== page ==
Next UK election set to be most unequal in 60 years, study finds | Politics #election #set #unequal #years #study #finds #Politics

The next election is set to be the most unequal in 60 years thanks to a rising gap in voter turnout based on age, income, class, home ownership and ethnicity, a new study has found.

The Institute for Public Policy Research (IPPR), a centre-left thinktank, found that the turnout gap was negligible between social groups in the 1960s, but that it had grown by 2010 to 18 percentage points between the top set of earners – who are more likely to vote – and the bottom set.

It rises to a 23-point gap between homeowners – who were more likely to vote – and renters, and a 15-point gap between graduates and those who did not go to university. There are 28 points between those aged 61 and over who were more likely to vote than 18-24-year-olds.

The IPPR found that nine in every 10 people in the top third of the income distribution voted in the two most recent general elections, compared with only seven in 10 from the bottom third.

The bottom third of earners were about three times more likely to say it is not worth voting than the top third, while renters are also more than twice as likely as homeowners to say the same.

The study also analysed those who have been in contact with politicians, finding that one in three university graduates has directly contacted a politician, compared with one in seven people without degrees.

The study did not look at whether the Conservatives or Labour benefit most from the gap in turnout, although older voters are more likely to opt for the Tories than Labour.

Dr Parth Patel, a senior research fellow at the IPPR, said one of the consequences was that government policy was more attuned to the needs of the older, better-off and those with higher levels of education.

“There are real differences in who gets their way in our democracy. Policy is more responsive to preferences of the well-heeled than of the worse off, and people know this – but it seems to be a blind spot for most politicians,” he said.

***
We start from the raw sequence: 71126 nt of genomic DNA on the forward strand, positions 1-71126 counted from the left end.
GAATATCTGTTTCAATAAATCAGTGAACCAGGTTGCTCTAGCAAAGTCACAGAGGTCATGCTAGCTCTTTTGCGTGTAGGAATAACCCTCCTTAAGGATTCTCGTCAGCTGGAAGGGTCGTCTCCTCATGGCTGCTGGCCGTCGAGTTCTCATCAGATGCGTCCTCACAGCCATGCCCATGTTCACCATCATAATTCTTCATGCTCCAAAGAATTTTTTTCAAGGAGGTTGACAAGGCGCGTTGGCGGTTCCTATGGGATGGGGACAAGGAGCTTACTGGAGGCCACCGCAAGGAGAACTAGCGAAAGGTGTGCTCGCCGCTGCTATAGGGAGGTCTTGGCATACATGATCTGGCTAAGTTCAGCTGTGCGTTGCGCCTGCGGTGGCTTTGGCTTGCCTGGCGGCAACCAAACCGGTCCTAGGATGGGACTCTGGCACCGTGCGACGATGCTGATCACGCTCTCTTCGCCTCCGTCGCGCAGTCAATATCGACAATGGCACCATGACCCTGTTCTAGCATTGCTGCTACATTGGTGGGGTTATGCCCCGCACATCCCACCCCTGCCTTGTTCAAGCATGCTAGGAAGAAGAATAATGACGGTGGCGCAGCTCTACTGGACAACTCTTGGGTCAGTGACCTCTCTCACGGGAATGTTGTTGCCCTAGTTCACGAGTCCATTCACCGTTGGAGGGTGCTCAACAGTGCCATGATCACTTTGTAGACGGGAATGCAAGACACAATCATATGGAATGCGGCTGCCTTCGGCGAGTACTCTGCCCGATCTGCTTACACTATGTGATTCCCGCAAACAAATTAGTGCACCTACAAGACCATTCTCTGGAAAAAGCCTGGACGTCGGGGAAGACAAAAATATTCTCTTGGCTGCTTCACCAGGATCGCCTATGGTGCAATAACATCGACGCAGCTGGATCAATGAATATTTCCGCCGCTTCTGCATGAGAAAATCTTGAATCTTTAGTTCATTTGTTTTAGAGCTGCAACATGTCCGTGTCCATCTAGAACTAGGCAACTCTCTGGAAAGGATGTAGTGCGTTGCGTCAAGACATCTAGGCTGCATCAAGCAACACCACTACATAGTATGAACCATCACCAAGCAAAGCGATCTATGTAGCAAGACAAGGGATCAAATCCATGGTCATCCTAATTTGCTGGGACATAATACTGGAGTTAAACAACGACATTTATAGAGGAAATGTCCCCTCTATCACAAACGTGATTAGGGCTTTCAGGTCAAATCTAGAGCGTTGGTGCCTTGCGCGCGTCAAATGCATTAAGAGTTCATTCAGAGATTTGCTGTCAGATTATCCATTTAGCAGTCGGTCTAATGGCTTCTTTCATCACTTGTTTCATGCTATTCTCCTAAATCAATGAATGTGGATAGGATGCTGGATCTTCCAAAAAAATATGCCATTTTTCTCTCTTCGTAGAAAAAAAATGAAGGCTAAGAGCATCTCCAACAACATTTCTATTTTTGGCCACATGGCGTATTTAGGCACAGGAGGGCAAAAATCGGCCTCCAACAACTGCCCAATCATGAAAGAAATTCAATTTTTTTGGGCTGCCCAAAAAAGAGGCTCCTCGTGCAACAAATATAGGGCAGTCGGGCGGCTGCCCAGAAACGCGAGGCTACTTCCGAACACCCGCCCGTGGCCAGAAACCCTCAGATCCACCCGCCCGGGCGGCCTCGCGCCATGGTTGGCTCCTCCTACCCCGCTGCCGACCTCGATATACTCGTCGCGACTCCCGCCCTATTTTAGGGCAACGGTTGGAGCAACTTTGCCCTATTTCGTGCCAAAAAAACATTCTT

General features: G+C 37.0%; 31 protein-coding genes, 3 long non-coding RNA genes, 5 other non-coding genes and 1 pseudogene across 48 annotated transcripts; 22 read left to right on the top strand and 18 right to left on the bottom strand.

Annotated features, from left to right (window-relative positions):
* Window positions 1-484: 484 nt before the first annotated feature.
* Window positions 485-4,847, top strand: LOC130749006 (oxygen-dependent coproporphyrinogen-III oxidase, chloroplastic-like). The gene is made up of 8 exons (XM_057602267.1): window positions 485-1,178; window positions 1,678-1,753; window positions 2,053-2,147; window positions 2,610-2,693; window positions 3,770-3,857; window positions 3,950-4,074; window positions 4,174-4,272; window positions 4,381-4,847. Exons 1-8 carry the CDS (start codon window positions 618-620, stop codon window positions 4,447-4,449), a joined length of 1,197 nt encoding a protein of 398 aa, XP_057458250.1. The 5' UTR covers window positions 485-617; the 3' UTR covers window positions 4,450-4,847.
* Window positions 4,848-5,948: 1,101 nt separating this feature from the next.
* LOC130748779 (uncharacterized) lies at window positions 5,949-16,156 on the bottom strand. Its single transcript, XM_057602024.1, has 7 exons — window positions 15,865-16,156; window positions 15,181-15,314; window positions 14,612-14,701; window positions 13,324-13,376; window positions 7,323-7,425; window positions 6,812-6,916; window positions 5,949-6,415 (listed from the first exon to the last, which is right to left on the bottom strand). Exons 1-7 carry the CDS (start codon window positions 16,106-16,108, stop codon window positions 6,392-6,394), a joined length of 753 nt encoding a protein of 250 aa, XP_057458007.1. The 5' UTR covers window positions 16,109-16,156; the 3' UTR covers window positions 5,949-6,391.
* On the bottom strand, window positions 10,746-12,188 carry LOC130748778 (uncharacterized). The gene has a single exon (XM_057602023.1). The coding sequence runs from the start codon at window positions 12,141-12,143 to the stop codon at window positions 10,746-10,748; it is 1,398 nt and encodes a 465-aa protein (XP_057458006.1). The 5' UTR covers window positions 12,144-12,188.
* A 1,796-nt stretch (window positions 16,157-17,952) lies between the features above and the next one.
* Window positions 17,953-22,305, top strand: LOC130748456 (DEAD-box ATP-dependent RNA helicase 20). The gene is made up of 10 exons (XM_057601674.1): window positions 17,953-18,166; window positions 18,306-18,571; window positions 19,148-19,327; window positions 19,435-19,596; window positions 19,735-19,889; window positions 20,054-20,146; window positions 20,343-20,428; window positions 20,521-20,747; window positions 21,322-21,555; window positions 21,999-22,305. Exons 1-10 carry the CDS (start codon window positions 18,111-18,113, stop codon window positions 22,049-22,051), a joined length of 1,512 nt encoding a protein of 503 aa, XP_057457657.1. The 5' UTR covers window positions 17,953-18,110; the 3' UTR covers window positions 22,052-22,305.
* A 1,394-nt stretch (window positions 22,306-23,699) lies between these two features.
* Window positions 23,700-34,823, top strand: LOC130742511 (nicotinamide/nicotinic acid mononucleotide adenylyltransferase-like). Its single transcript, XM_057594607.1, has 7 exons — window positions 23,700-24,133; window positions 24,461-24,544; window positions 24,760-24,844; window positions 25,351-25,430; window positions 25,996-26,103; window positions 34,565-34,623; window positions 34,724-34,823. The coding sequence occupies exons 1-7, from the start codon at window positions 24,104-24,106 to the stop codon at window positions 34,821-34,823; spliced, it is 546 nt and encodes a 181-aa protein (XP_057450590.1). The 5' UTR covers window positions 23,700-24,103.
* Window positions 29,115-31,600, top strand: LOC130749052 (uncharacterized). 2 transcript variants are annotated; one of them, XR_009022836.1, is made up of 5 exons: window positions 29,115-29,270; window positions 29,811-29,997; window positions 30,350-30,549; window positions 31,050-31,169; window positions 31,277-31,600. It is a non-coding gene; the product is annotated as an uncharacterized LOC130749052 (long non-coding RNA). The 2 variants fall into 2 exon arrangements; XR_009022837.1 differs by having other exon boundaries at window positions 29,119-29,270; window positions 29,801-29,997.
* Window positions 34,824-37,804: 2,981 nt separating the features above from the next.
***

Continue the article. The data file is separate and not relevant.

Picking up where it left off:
“No matter who’s in power, our democratic machine needs rewiring. If people are once again to be authors of their own lives, and to feel secure, they must sense their influence in the collective decision-making endeavour that is democracy.”

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Patel also said the outsize influence of the better-off is one way to explain the puzzle of rising inequality in UK democracy, as lower-income groups are more supportive of redistribution.

The IPPR said the problems were compounded by a concentration in party memberships, political donors and career politicians among people who are well-off and have higher levels of education.

It said the number of MPs entering parliament from working-class jobs has fallen twice as quickly as the share of the public working in similar jobs.

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Only 7% of MPs can be considered working class compared with 34% of working-age adults, according to IPPR estimates.

Its study said the UK risks entering a “doom loop” in which policy is “becoming ever less responsive to citizens, in turn stoking populism and further undermining faith in democracy”.

To counter this, it recommends a new wave of constitutional reform to spread power and influence in the UK, if living standards and life expectancy are to start improving across the board again.

Other countries have driven up turnout in elections with measures such as compulsory voting, automatic voter registration, weekend voting and mobile polling stations.

However, constitutional reform has long been downgraded as a priority in the UK due to the difficulty of getting changes through the House of Commons and Lords. The coalition government of Tories and Lib Dems held a referendum on changing the voting system in 2011, which did not get approval for any change, while they also dropped plans to reform the House of Lords.

Keir Starmer’s Labour has said it wants to replace the House of Lords but this is not expected to be an immediate priority, with smaller steps on reducing its size and changing its makeup more likely. The party does not support changing the voting system, but it supports the Gordon Brown commission’s aims of devolving power, wealth and opportunity throughout the country, as well as cleaning up standards and ethics in Westminster.

When the Brown commission report was published a year ago, Starmer said political reforms such as the abolition of the Lords were fundamental to the redrawing of the British economy. “The driving force of the report is this sense that politics is broken and the economy is broken and we need to fix both parts,” he said.

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